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The primes contain arbitrarily long polynomial progressions. (English) Zbl 1230.11018

Acta Math. 201, No. 2, 213-305 (2008); erratum ibid. 210, No. 2, 403-404 (2013).
Let \(\mathcal{A}\) be a subset of the primes having positive relative upper density in the set of all primes. Suppose that one is given polynomials \(f_1(x),\dots,f_k(x)\in\mathbb{Z}[x]\) such that \(f_1(0)= \dots=f_k(0)\). Then it is shown that there are infinitely many pairs of integers \(m\) and \(n\) for which \[ m,\,m+f_1(n),\dots, m+f_k(n)\in\mathcal{A}. \] Taking \(f_j(x)=jx\) one recovers as a special case the theorem of B. Green and T. Tao [Ann. Math. (2) 167, No. 2, 481–547 (2008; Zbl 1191.11025)] concerning arbitrarily long arithmetic progressions in the primes. The theorem should also be compared with the result of A. Sárkőzy [Acta Math. Akad. Sci. Hung. 31, 125–149 (1978; Zbl 0387.10033)] and H. Furstenberg [Recurrence in ergodic theory and combinatorial number theory. Princeton, New Jersey: Princeton University Press (1981; Zbl 0459.28023)] which shows that if \(f_1(0)=0\) then there are infinitely many pairs of integers \(m\) and \(n\) for which \(m\) and \(m+f_1(n)\) are both prime.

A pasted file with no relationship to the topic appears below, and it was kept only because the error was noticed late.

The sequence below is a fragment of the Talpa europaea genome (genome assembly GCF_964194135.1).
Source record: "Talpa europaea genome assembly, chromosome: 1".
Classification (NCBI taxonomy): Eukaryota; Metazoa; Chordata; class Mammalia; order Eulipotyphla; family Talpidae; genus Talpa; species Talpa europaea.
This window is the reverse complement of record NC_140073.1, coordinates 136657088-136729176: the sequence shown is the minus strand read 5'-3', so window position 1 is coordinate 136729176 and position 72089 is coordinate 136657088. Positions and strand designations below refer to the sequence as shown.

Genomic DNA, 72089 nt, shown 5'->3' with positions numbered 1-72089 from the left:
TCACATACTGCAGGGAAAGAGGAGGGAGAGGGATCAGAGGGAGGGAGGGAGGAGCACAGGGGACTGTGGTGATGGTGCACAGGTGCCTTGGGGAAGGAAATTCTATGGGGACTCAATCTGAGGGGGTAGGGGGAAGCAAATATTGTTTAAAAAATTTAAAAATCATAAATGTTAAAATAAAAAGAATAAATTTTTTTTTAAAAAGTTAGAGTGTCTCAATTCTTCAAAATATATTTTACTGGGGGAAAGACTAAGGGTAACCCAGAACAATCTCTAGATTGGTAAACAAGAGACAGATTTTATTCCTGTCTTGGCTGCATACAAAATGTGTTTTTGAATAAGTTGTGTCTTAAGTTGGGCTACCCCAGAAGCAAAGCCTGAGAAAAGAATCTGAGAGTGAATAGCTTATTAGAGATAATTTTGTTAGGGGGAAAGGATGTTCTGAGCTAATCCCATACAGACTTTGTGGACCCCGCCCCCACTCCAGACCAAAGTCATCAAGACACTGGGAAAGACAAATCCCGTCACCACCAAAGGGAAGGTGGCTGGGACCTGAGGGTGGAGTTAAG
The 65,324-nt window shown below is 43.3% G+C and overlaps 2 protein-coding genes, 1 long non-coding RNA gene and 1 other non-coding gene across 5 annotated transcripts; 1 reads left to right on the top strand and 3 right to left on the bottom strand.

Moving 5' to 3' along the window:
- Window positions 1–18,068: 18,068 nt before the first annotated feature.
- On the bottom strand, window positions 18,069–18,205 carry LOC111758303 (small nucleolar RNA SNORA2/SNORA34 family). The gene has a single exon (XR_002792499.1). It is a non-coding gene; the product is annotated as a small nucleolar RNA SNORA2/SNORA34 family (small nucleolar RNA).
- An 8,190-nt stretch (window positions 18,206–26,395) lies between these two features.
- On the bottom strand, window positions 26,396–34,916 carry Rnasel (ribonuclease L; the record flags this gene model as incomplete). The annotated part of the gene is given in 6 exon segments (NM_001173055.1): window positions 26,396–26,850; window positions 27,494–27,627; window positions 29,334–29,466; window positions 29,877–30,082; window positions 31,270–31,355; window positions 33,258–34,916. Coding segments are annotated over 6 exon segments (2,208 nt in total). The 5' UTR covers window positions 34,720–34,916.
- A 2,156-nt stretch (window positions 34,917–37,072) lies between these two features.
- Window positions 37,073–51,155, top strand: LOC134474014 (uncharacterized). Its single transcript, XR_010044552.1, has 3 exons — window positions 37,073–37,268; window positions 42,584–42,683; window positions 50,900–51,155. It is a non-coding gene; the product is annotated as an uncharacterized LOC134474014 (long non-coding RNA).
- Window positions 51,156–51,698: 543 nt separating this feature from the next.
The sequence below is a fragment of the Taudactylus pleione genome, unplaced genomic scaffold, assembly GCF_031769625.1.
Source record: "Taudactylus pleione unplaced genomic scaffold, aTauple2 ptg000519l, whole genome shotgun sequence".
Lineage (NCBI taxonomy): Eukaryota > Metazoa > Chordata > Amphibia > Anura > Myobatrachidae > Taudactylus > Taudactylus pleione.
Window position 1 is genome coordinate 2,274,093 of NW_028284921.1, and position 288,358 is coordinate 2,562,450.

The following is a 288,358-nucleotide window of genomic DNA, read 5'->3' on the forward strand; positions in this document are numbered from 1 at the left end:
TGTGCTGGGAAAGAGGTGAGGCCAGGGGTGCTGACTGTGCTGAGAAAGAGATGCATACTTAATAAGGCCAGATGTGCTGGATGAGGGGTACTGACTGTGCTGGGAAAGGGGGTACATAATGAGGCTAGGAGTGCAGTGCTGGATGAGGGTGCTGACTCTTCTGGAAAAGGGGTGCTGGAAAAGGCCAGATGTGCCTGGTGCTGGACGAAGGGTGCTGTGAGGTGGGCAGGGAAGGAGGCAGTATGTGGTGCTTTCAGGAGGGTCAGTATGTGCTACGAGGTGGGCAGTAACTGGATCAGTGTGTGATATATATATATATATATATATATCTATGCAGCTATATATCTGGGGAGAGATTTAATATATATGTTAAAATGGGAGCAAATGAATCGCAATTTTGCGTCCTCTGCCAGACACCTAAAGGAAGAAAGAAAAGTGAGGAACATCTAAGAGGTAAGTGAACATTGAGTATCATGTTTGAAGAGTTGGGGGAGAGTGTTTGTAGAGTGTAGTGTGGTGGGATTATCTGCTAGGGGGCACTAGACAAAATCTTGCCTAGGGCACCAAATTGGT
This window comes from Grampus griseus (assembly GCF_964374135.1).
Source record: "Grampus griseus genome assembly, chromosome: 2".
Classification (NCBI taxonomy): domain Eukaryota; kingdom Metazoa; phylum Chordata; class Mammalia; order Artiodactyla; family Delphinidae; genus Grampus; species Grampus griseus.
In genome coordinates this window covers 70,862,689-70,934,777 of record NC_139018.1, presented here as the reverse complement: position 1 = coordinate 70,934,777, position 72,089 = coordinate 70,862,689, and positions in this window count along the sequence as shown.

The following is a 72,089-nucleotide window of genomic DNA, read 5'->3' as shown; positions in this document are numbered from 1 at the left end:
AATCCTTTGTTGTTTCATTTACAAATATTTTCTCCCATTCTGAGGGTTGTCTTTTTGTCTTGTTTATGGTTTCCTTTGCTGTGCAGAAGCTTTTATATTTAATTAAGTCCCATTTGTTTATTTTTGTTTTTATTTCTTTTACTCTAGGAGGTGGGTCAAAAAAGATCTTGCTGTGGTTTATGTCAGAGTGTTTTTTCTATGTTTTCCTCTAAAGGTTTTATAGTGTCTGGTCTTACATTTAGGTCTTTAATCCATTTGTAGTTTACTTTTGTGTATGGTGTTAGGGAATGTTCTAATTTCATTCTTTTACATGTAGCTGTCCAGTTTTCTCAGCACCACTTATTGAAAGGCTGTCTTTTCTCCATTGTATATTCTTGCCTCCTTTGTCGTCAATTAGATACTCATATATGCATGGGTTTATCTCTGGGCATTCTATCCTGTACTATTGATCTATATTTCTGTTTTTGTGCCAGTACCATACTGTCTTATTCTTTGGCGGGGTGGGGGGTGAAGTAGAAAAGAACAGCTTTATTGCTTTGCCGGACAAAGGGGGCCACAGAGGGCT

The proof uses the “polynomial Szemerédi theorem” of V. Bergelson and A. Leibman [J. Am. Math. Soc. 9, No. 3, 725–753 (1996; Zbl 0870.11015)], which gives a statement analogous to the main theorem above, but for sets \(\mathcal{A}\) having positive relative upper density in the set of all integers. The overall structure of the argument then follows that in the work of Green and Tao cited above. One proves a quantitative version of Bergelson and Leibman’s polynomial Szemerédi theorem, and then establishes a transference principle, giving a polynomial Szemerédi theorem relative to any suitable pseudorandom measure. Finally an enveloping sieve is used to construct a pseudorandom measure majorizing the characteristic function for the primes.
It should not be imagined however that the present paper is an easy generalization of the Green–Tao argument. Let it suffice to mention just one obstacle that must be overcome. In the linear case, with \(f_j(x)=jx\), one can take the variables \(m\) and \(n\) to be of the same order of magnitude; but now this is impractical. As a result, it is no longer appropriate to use the standard Gowers uniformity norms. Instead the paper introduces a local version of these norms, whose properties the paper develops, and which eventually lead to a local Koopman–von Neumann theorem.

MSC:

11B30 Arithmetic combinatorics; higher degree uniformity
11N05 Distribution of primes
11N36 Applications of sieve methods
11K45 Pseudo-random numbers; Monte Carlo methods
37A45 Relations of ergodic theory with number theory and harmonic analysis (MSC2010)
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References:

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